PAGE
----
Energy from nuclear fusion is CO2-free, safe, and inexhaustible. However, it is extremely difficult to achieve. The biggest problem of all is the turbulence that dissipates heat from the reactor. TU/e researcher Josefine Proll has received a grant from the Dutch Research Council (NWO) to investigate new ways to prevent this turbulence. Using new computer models that run on advanced supercomputers, she aims to develop reactors that are free of turbulence.
In nuclear fusion, two or more atomic nuclei are combined into a third heavier nucleus. If atoms of light elements such as hydrogen are fused, part of the mass is converted into energy. This energy can then be used for power generation. In contrast to nuclear fission, nuclear fusion does not produce nuclear waste. And it has the added advantage that the necessary resource (hydrogen) is abundant.
However, nuclear fusion faces some though challenges that have so far hindered its practical application. The extremely high temperatures that are required (over 100 million degrees Celsius), mean that the plasma has to be isolated inside a magnetic field to prevent the containing wall from melting. A second key challenge is the turbulence in the reactor, that causes the generated heat to leak away from the plasma.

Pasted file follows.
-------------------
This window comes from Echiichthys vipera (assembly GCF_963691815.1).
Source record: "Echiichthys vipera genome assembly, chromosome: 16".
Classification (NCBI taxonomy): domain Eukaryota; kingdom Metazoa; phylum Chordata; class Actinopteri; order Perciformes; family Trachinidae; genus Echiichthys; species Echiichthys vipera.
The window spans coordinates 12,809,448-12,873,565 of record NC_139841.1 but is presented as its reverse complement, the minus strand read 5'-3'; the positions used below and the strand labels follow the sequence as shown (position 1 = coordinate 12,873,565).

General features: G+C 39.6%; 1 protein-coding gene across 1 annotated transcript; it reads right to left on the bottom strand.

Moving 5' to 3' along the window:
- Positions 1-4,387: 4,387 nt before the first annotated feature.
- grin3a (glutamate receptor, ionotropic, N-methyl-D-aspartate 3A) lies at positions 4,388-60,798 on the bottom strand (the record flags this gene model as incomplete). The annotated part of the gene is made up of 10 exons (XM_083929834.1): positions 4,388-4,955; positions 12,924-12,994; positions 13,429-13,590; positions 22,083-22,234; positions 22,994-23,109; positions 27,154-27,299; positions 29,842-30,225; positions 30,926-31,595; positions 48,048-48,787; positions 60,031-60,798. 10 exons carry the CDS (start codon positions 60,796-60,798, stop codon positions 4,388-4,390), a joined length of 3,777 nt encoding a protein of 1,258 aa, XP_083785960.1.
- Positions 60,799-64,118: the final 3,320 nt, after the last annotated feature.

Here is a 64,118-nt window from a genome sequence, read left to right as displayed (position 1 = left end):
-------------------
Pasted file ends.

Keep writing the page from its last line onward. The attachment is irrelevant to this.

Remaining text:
Josefine Proll, Assistant Professor in the Department of Applied Physics at the TU/e, will use advanced computer models to analyse how exactly this turbulence is created, and how it can be prevented. Her research focuses on the effect of magnetic fields in the so-called stellarator, a new type of reactor that, she says, is best-placed to reduce unwanted turbulence in nuclear fusion.
The NWO grant for Proll is part of the NWO KLEIN Programme. KLEIN grants are intended for realising curiosity-driven, fundamental research of scientific urgency. They offer researchers the possibility to elaborate creative and risky ideas and to realise scientific innovations that can form the basis for the research themes of the future.